Sclerosis of the bursa is to be discouraged as this would erase its purpose, lubricating and cushioning.
Complications are rare with a proper aspiration of the olecranon bursa; introducing infection into a previous sterile bursa is the most common. Occasionally, because of trauma, blood can be introduced into the bursa when it was not present theretofore; this will resolve on its own.
Occasionally, the bursa does not have fluid in it. For this reason, point of care ultrasound can be useful prior to the aspiration to ensure there is a fluid pocket to aspirate.
Olecranon bursa aspiration will almost always be for diagnostic purposes. The tests ordered depends on the etiology suspected. If there is a question of cystic versus solid, point-of-care ultrasound is a mandatory procedure.
The primary or common diagnoses are trauma, infection, and degenerative.
Rare causes are neoplastic, foreign body, primary and inflammatory disease (rheumatoid arthritis, psoriatic arthritis, spondylitis). If the cause of the olecranon bursal effusion is uncertain, proper laboratory analysis is imperative.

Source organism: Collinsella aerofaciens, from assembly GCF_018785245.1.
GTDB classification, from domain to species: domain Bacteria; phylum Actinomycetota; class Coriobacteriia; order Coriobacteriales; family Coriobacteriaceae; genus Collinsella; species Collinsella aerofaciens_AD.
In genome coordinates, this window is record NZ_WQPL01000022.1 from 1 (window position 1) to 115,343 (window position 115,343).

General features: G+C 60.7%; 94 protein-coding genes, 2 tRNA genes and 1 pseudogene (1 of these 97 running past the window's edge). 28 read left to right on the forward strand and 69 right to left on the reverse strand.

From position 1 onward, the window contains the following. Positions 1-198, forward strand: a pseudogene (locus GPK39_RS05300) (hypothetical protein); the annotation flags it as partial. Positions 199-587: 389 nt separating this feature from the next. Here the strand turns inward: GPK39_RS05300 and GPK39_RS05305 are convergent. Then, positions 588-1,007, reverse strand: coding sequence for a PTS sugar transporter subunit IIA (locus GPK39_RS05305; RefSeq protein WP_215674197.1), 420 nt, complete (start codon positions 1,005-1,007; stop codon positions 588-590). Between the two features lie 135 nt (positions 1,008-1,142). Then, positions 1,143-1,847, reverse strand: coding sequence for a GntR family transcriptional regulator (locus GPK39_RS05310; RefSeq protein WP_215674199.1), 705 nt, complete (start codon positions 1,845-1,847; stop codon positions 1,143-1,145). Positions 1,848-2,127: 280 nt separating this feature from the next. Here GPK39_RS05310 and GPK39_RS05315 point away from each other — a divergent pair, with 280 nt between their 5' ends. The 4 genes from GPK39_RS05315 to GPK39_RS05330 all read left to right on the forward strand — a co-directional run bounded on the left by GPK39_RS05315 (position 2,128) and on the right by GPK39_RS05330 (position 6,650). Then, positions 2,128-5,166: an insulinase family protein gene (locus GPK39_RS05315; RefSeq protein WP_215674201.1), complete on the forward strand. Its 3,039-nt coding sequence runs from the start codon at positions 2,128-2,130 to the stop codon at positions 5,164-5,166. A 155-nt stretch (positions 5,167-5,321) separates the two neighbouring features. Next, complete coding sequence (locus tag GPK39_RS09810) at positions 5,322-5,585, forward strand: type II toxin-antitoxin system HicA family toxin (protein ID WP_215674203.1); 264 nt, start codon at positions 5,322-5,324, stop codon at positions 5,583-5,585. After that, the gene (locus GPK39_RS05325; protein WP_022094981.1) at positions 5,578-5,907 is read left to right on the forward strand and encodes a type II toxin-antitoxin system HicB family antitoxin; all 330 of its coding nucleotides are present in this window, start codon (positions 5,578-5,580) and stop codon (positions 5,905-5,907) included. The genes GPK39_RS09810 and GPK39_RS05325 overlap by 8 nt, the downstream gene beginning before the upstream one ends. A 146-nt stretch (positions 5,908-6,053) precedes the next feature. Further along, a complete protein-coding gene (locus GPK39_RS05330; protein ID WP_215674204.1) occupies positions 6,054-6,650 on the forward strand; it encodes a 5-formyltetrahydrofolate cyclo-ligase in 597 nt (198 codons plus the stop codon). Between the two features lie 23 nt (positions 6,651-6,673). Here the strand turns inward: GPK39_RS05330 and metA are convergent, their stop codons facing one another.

Tests to consider:
- Cell count with differential
- Gram stain
- Viscosity assessment
- Culture, aerobic (Staphylococcus is most common; anaerobic infections are fulminant and extremely rare)
- Culture, tubercular (depend on setting and chronicity)
- Culture, fungal (depending on presentation and immune status)
- Crystal analysis (consider in the setting of gout, pseudogout)
- Inflammatory causes: antinuclear antibody (ANA), rheumatoid factor (RF), anti-cyclic citrullinated peptide (anti-CCP)
Findings by etiology:
- Infectious: (+) Gram stain, WBC/RBC ratio greater than peripheral (often greater than 50 k/mm3)
- Trauma: elevated RBC with an RBC to WBC ratio consistent with peripheral blood
- Degenerative: may have an elevated BBC without infectious etiology.
- Crystal arthropathy: crystal microscopy will be positive for crystals specific for the disease.
- Rare infection (TB, fungal): may require special culture media with a high index of suspicion.